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  • Fuming Oak

    I would like to build some Mission Furniture - I have ordered the plans and I think it would be fun to fume it with ammonia. I have read about the process in magazines and have all the necessary personal protection equipment inclusive of the correct face mask. Has anyone attempted the fuming process? If so any tips you can offer would be appreciated. I also would like a hint on where to buy the ammonia locally. One magazine suggested the printing industry uses the high strength ammonia necessary for fuming. Does anyone have suggestions on what other types of businesses use ammonia?

    Thanks,

    Tom

  • #2
    Re: Fuming Oak

    I doubt they still use this because of the foul fumes but in the past commercial floor wax stripper had strong ammonia in it. You might try a janitorial supply place.

    If you can get it, and I doubt they will sell to private people, a chemical supplier will have ammonium hydroxide and that's the strong stuff. It is dangerous to handle and/or use. Printers did use if for cleaning and I think it was at one time used to clean drums of large Xerox copiers.

    As for your safety you might visit your local fire department HAZMAT division as they would know about how to deal with ammonia fumes.

    If you really want to try this, I think I would first check on the floor wax stripper and tell them you want the strong ammonia based kind. Use it outdoors and for wax removal you put hot water into a pail and add some of the stripper to it. Never add water to the stripper or you'll end up at the E R with nasty chemical burns.

    WARNING: You do this stuff at your own risk. What happens to you is your problem. Read all cautions and always keep you mind on what you're doing.
    Last edited by Woussko; 04-20-2007, 07:57 AM.

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    • #3
      Re: Fuming Oak

      Your local printing supply houses will have it. We used it for making copies (Blue-line) drawings with a blueliner machine. We bought a digital copier last year to replace that. There are still tons of them in use so getting the amonia will not be a problem.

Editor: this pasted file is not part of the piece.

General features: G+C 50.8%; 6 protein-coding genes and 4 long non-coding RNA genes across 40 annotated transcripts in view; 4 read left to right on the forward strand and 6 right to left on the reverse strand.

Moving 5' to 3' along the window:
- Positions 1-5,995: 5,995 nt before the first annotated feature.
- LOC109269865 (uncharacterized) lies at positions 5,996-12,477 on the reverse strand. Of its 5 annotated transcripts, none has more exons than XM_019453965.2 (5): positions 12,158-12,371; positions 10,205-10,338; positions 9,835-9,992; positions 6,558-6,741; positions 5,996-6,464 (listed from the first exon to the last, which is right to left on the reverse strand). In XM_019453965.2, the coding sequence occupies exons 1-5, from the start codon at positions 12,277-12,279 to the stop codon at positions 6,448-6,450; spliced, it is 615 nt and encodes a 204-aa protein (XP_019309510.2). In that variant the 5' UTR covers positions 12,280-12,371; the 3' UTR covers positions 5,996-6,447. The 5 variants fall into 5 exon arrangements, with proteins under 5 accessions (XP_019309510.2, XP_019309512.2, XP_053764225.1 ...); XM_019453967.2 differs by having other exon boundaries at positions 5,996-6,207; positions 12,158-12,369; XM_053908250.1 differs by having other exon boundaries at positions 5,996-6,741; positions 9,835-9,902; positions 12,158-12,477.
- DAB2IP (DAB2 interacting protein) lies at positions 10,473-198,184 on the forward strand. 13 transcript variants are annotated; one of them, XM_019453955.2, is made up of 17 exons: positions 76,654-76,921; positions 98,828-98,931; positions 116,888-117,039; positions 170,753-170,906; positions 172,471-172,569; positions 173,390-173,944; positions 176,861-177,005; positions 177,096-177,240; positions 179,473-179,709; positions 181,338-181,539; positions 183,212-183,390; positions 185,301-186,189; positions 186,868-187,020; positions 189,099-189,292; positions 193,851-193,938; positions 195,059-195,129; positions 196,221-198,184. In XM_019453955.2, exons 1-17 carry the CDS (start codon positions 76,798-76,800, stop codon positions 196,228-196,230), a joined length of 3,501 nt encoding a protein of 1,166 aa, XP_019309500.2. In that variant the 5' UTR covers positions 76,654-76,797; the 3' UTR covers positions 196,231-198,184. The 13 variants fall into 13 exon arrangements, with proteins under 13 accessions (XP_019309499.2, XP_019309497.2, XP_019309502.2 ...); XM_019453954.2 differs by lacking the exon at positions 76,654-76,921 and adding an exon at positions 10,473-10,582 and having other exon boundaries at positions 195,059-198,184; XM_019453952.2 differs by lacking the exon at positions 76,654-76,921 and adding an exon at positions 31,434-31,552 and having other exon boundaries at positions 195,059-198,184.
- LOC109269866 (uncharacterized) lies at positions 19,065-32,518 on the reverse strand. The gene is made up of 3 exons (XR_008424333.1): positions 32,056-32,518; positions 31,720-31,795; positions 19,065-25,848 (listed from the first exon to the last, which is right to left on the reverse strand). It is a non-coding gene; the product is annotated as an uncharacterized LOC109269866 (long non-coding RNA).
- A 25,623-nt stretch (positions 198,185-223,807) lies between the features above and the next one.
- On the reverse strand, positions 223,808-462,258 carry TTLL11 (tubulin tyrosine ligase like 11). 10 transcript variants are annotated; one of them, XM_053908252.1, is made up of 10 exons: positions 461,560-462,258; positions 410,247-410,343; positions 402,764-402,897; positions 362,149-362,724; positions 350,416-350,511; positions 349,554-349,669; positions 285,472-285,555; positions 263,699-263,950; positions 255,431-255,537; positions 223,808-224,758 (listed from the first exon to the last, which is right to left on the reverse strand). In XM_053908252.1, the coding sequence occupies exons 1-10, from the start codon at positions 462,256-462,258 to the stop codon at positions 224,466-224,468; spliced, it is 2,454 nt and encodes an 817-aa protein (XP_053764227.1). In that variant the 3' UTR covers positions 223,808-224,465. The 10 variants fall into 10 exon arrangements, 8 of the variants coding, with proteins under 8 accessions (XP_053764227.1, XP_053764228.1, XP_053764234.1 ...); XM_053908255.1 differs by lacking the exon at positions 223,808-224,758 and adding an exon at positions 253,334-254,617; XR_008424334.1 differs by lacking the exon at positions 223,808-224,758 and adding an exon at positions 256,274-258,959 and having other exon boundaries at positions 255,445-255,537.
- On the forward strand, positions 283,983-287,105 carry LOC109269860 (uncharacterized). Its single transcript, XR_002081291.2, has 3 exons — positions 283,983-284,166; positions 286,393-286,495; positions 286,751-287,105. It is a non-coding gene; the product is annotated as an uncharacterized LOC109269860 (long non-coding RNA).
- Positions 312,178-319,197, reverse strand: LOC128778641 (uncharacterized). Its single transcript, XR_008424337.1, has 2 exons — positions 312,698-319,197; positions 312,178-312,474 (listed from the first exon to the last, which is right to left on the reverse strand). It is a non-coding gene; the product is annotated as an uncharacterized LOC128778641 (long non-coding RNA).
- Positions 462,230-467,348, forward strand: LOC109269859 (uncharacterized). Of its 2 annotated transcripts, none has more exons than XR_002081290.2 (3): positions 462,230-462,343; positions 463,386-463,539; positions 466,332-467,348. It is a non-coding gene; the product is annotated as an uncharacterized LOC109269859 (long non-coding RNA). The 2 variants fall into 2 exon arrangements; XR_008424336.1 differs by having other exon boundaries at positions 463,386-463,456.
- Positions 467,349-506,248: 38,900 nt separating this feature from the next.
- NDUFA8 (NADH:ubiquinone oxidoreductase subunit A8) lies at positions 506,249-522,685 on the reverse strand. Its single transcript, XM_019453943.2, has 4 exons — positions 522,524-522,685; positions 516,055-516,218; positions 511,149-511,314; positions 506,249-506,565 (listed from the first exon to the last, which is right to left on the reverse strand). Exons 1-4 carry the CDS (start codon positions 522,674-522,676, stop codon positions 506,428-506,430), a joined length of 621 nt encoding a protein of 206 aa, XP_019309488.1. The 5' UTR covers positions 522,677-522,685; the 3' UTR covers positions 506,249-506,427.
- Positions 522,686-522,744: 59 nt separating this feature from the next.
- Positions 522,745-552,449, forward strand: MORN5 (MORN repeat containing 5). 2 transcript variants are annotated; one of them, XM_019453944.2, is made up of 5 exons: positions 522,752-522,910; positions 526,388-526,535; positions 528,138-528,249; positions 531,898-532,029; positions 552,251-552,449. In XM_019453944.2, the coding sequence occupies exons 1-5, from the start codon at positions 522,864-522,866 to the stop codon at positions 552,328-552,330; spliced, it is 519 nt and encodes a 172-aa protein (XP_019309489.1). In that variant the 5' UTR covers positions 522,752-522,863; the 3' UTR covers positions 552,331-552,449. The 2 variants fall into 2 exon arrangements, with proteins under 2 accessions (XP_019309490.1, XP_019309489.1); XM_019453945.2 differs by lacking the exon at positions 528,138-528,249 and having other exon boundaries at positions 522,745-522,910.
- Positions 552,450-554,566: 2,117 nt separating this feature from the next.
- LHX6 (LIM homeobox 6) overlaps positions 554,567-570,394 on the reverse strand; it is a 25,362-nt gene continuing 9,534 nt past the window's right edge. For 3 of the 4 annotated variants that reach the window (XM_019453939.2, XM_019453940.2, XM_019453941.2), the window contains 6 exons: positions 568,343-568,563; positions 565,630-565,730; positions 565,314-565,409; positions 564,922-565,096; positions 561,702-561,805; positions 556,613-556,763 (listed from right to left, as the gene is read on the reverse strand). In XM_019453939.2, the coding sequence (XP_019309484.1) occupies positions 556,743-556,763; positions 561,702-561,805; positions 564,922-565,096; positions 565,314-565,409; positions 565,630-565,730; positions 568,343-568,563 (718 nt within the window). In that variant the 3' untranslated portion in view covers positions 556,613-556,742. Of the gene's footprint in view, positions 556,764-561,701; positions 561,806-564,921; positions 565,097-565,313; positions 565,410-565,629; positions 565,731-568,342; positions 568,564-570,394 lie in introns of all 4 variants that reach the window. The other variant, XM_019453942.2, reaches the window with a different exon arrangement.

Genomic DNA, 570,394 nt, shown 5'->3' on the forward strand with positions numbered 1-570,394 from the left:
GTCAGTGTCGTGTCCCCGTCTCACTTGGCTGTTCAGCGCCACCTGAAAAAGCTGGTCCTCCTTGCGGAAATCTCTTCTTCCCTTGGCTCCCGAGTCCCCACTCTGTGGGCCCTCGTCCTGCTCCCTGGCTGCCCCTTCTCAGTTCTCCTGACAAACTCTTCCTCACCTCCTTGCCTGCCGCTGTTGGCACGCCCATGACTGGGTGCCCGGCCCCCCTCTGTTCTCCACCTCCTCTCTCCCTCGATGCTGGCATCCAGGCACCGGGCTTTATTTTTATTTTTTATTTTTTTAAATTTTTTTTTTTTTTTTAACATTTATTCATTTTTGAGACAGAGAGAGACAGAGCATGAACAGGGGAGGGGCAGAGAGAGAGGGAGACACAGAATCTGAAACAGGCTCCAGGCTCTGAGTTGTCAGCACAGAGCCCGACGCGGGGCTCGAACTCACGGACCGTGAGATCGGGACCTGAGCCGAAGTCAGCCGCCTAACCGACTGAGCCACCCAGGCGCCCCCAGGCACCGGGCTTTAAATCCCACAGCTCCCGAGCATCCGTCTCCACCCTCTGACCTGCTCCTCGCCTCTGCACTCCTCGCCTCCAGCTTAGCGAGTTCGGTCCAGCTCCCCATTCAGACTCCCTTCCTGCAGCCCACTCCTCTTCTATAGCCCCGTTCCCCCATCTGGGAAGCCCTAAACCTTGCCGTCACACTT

If you were closer, I believe I still have two cases (8 gallons) left that the person who bought the machine left here.

      Regards and good luck.

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      • #4
        Re: Fuming Oak

        biscuit

        That's right about the blue print copier. Thanks for jogging my old sleepy mind.

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        • #5
          Re: Fuming Oak

          Its all good.

          Comment


          • #6
            Re: Fuming Oak

            If you can't find it locally, here's a link to a place that will ship it to you:

            www.artchemicals.com

            Here's a link to what you will need:

            http://www.artchemicals.com/Ammonium...6-P67C151.aspx
            Last edited by wubears71; 04-20-2007, 08:30 AM.

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            • #7
              Re: Fuming Oak

              Thank you to everyone for the suggestions re the purchase of high strength ammonia. I think I will build the bedside table first and fume it before I fume the entire bedroom set. That way if something goes wrong the entire set won't be ruined.